Memories of My Parent’s Binghamton Neighborhood Store
I rarely buy anything out of the snack machine at work, but a few days ago I was craving some candy so I went to buy one and was shocked at the price of a piece of chocolate.
I was talking with Traci Taylor a few days ago about paying a dollar for a candy bar and it really is funny how certain things take you back to another place and time when things were so much different than they are today.
My conversation with Traci about that candy bar took me back to the days when my Mom and Dad owned a small neighborhood grocery store on Oak Street in Binghamton called “Mosher’s Market.”
My parent’s story was stocked with what many small stores had back then- can goods, eggs, milk, and other popular household necessities. But they also had the best friend a five-year-old boy could ever have and that was penny candy. Tons and tons of penny candy.
If you’ve never heard the term “penny candy” it pretty much just means cheap candy. See, back in the 1960’s and 70’s most stores like the ones my parents owned had boxes, barrels, and other containers filled with a huge assortment of candy and most of the candy would be priced two or three for a penny. If you walked into the store with a quarter, you could fill a candy bag full.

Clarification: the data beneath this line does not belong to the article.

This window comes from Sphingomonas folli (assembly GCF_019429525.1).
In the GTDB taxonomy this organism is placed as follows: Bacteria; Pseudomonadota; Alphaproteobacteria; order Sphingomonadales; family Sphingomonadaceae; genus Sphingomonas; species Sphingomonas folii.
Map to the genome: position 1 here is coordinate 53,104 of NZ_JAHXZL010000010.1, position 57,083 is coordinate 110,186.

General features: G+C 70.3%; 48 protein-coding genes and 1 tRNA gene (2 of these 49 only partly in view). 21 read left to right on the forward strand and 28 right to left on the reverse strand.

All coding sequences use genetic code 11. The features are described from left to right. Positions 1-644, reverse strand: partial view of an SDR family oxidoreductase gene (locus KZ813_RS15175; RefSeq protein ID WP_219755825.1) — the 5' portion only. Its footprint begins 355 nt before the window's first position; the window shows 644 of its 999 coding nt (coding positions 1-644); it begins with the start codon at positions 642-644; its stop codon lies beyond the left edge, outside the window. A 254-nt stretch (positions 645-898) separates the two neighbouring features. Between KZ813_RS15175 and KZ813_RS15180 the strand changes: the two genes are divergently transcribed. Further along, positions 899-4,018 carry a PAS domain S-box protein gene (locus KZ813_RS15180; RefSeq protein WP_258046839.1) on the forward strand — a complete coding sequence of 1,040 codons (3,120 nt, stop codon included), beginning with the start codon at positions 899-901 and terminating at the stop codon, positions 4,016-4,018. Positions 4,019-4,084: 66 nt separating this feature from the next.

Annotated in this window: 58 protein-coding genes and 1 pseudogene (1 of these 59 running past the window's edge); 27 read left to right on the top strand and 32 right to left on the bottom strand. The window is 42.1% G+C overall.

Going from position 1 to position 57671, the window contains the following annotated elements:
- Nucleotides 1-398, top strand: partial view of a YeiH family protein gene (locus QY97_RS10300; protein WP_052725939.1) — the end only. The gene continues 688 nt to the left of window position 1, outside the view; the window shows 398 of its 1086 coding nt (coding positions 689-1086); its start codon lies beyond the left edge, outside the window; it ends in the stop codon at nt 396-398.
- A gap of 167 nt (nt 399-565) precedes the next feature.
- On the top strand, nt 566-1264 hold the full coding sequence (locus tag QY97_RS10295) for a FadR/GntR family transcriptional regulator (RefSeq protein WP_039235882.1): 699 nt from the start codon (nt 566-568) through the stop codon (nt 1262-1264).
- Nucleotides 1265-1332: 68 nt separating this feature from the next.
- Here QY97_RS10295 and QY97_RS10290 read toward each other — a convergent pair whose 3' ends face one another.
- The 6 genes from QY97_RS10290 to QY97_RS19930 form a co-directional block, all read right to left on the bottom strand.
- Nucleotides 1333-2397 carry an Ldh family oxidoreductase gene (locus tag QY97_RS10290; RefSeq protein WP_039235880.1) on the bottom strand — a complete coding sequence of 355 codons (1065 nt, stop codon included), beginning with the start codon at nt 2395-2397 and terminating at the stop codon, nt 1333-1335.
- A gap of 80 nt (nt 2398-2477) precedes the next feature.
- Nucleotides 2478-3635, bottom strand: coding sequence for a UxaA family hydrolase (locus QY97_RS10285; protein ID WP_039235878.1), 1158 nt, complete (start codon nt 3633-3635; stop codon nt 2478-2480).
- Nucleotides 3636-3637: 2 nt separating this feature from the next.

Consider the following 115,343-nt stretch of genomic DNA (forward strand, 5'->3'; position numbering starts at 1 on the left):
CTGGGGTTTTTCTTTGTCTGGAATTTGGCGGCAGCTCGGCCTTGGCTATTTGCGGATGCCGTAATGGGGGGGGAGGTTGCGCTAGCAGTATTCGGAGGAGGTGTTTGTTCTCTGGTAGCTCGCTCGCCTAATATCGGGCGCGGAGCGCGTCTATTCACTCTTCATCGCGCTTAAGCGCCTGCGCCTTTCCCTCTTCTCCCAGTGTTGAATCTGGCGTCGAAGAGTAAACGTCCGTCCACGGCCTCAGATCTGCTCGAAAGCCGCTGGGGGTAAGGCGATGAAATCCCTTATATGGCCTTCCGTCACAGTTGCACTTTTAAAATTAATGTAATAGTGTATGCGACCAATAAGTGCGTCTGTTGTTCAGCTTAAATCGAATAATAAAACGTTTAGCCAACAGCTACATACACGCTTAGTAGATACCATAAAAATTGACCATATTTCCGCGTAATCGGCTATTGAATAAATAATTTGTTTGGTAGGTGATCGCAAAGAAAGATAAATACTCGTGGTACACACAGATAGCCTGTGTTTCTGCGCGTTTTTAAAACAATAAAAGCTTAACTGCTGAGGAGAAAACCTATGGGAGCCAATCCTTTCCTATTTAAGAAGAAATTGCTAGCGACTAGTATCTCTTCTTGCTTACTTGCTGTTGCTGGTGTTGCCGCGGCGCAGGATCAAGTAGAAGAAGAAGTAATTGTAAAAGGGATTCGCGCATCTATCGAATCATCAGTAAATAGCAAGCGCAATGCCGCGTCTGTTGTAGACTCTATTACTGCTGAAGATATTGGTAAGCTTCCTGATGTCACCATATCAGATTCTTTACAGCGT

I can still see the candy counter in my parent’s store- the display was encased with glass in the front and there were wooden doors that slid open from the back where we could reach in and take the candy out. and had wooden doors that slide open in the back to reach in and get the candy.
I remember doing a lot of reaching for handfuls of candy and then rushing outside to share it with kids in my neighborhood. My parents finally caught on where all the candy was disappearing to and eventually put a lock on the candy case, which put an abrupt end to my popularity as the kid whose parents owned a candy store.
You think there’s a lot of salesmen today, but back then there were even more- including a real life candyman. The one who visited our store was named Buck and we’d call him “Buck the Candyman.” We loved when Buck the Candyman would cme to visit because we knew he was going to bring us all kinds of samples of tasty treats. wax bottles of soda with juice in them.
In addition to the penny candy, I remember that my parents sold big peanut butter cups and candy bars that seemed bigger than my head. Both sold for five cents or less.
I would love to revisit my parent’s store for a day, but I’ll be happy with just sharing the memory with you.
Enjoy your day, and go get a candy bar or something, you know you want to!